April 24, 2020
Dear Maple Street Families,
When reconvening on Zoom feels like a homecoming (as it did this week for many of us), we know that we are living in a wacky time. I hope that your break was restful and restorative, and that the return to distance learning has been smooth.
As we look toward the future in this uncertain time, there are things we don’t know yet, and things that remain the same.
We know that school at a distance isn’t perfect. We’ve been listening to feedback about specials and about the need to cultivate motivation in students, and brainstorming in staffulty meetings and parent meetings ways we can improve. Specialists will begin to connect with homerooms on a regular basis, and we are thinking deeply about pedagogy and how we can adjust and develop our teaching to suit this unique time. We have been listening to the children, too. Student council surveyed the Upper School and gained some important insights (“too much sitting,” “I’m learning!”). These student leaders reflected on how they can serve their peers right now and developed a plan for collective movement breaks at 9:40 for Upper School students. Their announcement can be found below.
One constant is learning and academic achievement. Maple Street students have recently received some notable awards. Two of our students have been named Zaner-Bloser National Handwriting Contest State Winners! Please join me in congratulating Brooke in Grade 2 and Caroline R in Grade 3 (as well as their teachers and families)! In Grade 8, Chris was awarded First Place in Hildene’s Lincoln Essay Competition. According to the Hildene website, “For the past thirteen years, Hildene has administered the Lincoln Essay Competition informed by our mission: Values into Action. Using Abraham Lincoln’s legacy as touchstone, Hildene seeks to inspire young people to tackle important issues, underscoring the responsibility each of us has to help make our world a better place. The competition is open to all eighth graders in the state of Vermont, whether they enter as part of a class assignment or on their own. Essays are judged on the student’s understanding of the subject, as well as by their ability to convey that understanding through good writing.” Congratulations to Chris on his First Place win, to his teachers, and his family!
As always, teachers and I welcome conversations about students and how we can best support them. With the shift to distance learning, students may be experiencing some new challenges and struggles. Families now have a whole new perspective on the children’s work habits, skill sets, and motivations. These insights are important and we invite you to share your observations, challenges, and questions with us. Please feel free to reach out to your child’s teacher or me.
We don’t know what graduation will look like yet. We have several ideas in play (a movie, a teacher caravan, creative ways for delivering diplomas). We will abide by state and local recommendations and we will finalize and communicate our plan as soon as it is reasonable to do so. We know that it will be a memorable celebration for our graduates, and we know some event (at home? Physically distanced? Involving a car parade?) will happen on Thursday, June 4.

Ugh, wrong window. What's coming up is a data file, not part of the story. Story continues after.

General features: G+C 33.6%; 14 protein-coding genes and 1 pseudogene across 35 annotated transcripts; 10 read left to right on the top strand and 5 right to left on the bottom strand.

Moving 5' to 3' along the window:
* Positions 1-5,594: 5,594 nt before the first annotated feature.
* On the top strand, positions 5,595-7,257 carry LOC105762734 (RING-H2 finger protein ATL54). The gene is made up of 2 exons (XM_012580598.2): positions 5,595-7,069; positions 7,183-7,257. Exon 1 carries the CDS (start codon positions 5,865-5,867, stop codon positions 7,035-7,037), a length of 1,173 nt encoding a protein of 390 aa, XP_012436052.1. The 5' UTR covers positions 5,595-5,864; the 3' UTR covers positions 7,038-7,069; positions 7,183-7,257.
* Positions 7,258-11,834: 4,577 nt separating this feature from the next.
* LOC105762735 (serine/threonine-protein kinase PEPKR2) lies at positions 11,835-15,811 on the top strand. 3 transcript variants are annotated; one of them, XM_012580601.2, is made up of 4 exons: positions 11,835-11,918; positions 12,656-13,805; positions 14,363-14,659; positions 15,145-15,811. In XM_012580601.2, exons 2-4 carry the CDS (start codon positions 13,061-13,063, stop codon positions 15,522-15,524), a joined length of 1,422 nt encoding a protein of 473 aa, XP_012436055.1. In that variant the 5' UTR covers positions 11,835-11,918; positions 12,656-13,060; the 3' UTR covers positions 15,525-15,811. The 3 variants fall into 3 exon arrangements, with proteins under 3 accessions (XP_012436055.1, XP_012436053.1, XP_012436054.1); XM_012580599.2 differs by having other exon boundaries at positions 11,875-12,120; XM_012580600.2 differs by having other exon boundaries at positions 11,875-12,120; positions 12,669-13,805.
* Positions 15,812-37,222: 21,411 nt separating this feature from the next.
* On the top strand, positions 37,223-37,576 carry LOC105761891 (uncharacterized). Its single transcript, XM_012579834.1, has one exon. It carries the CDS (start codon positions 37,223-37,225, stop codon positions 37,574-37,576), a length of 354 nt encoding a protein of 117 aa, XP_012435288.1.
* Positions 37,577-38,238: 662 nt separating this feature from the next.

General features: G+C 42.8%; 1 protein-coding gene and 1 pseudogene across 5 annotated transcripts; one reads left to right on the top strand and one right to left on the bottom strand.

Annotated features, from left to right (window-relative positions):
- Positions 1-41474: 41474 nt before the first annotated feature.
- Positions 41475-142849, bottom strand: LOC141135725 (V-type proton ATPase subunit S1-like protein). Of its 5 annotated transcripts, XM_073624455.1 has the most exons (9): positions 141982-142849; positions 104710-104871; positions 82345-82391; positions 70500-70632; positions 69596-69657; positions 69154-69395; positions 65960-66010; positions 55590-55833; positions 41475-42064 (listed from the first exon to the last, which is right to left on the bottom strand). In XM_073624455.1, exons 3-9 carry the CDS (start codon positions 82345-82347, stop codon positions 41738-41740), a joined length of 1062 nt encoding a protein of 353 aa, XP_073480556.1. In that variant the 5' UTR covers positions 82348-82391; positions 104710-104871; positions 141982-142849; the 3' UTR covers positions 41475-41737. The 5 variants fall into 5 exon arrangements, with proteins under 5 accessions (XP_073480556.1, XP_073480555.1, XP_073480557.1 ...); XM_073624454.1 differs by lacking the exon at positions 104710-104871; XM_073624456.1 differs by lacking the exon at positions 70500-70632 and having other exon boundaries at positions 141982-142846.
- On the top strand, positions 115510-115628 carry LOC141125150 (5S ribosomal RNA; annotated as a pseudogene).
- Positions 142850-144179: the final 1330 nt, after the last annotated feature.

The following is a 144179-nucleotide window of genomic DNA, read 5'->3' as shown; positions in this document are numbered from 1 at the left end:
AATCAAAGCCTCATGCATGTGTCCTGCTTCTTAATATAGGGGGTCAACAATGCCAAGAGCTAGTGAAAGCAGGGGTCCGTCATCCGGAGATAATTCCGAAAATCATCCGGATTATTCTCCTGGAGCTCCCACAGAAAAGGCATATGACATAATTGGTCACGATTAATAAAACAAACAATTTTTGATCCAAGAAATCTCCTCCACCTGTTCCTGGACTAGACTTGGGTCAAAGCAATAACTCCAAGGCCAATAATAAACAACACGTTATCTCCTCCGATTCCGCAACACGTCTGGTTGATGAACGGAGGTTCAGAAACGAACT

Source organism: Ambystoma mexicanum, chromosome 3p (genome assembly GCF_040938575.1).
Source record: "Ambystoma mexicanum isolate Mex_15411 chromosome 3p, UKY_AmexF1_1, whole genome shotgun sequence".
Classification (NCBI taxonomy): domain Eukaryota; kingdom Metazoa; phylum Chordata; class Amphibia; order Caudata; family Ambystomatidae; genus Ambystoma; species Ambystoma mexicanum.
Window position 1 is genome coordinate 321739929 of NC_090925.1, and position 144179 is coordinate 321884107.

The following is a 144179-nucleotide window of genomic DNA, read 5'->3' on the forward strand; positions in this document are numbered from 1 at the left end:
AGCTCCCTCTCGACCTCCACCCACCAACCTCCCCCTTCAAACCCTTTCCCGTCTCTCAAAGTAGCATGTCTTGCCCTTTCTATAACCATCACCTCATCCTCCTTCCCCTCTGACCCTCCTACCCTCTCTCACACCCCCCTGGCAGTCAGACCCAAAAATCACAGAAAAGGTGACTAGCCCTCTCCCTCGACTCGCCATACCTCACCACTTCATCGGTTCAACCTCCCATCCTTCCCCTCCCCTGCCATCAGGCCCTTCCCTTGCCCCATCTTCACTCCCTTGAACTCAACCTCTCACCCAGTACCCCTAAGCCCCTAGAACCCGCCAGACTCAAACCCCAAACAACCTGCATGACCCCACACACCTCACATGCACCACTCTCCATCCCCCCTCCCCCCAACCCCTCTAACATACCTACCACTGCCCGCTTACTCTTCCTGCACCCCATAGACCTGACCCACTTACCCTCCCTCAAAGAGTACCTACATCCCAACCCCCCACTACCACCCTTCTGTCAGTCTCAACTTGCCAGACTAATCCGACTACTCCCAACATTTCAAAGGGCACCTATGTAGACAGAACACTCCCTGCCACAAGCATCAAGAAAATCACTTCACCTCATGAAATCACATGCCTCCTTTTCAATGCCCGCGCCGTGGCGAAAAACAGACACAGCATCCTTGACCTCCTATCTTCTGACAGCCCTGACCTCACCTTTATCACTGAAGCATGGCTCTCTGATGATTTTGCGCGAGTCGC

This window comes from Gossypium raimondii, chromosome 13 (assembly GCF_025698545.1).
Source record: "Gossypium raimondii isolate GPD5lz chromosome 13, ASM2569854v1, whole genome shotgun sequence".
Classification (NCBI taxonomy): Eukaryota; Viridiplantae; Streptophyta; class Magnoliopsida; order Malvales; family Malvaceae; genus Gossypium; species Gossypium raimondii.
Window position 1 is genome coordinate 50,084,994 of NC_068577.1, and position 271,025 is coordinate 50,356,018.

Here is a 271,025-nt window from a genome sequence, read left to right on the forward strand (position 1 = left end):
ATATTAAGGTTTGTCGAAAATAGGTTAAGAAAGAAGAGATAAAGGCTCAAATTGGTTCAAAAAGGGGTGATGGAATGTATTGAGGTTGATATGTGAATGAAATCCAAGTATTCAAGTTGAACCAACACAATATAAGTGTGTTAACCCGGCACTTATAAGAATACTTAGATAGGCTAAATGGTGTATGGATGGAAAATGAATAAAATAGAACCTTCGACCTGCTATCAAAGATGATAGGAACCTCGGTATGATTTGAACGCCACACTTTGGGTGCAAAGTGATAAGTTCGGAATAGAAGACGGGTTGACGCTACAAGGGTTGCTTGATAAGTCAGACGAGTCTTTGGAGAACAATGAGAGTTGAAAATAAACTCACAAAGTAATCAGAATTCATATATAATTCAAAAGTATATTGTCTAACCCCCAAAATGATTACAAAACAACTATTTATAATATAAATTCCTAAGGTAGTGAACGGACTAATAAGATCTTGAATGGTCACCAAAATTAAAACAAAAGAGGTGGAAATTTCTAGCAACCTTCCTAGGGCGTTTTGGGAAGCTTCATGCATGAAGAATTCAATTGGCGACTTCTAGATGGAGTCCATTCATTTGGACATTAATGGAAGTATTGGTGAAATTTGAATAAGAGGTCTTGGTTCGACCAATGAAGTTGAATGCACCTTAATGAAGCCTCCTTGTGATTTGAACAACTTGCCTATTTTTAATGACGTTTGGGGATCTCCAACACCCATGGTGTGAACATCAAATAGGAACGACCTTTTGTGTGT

We don’t know what next year will look like yet. We know that our decisions will be informed by state and local government, best practices in safety and public health, our expertise in child development, our compassionate understanding of the Maple Street community and its needs, and our commitment to joyful learning. We are developing multiple plans so that we can be ready with an action plan as soon as the situation allows, and we are prepared to implement multiple plans over the school year, if necessary.
We know that when students resume school in the upcoming academic year, they will be in different places academically, socially, and emotionally. This is always true, and Maple Street teachers understand how to differentiate and tailor their relationships for learning with each student. Concerns may be elevated during this pandemic; with continued professional development, Maple Street’s educators will be ready to welcome everyone to a new and successful school year.
An educator I deeply admire, Corrie Martin, recently wrote in a personal note, “Don't downplay the ingenuity and unprecedented cooperation and energy that this sudden moment called for--on one level it is crazy to think what had to happen so quickly for so many; and the fact that individuals and systems DID make things happen is utterly mind-blowing. Even as we can also now take stock of the problems/issues and challenges, we should have the mindset that any such challenge CAN be addressed when the willpower is there to solve it…” Maple Street can address these challenges and the ones we have yet to expect together. I am so grateful for this community.
I know my letters are long, and I aspire to be shorter and pithier. There is so much happening so quickly right now, and I think it is important to communicate as clearly and comprehensively as we can. Thank you for your patience in reading through this letter, thank you for sharing your children with us and bringing joy into our lives each day, and thank you for partnering with us through these tricky times. It is an honor to think together with so many wonderful people about how we can make it through this tough time as a community that holds children at the center of what we do.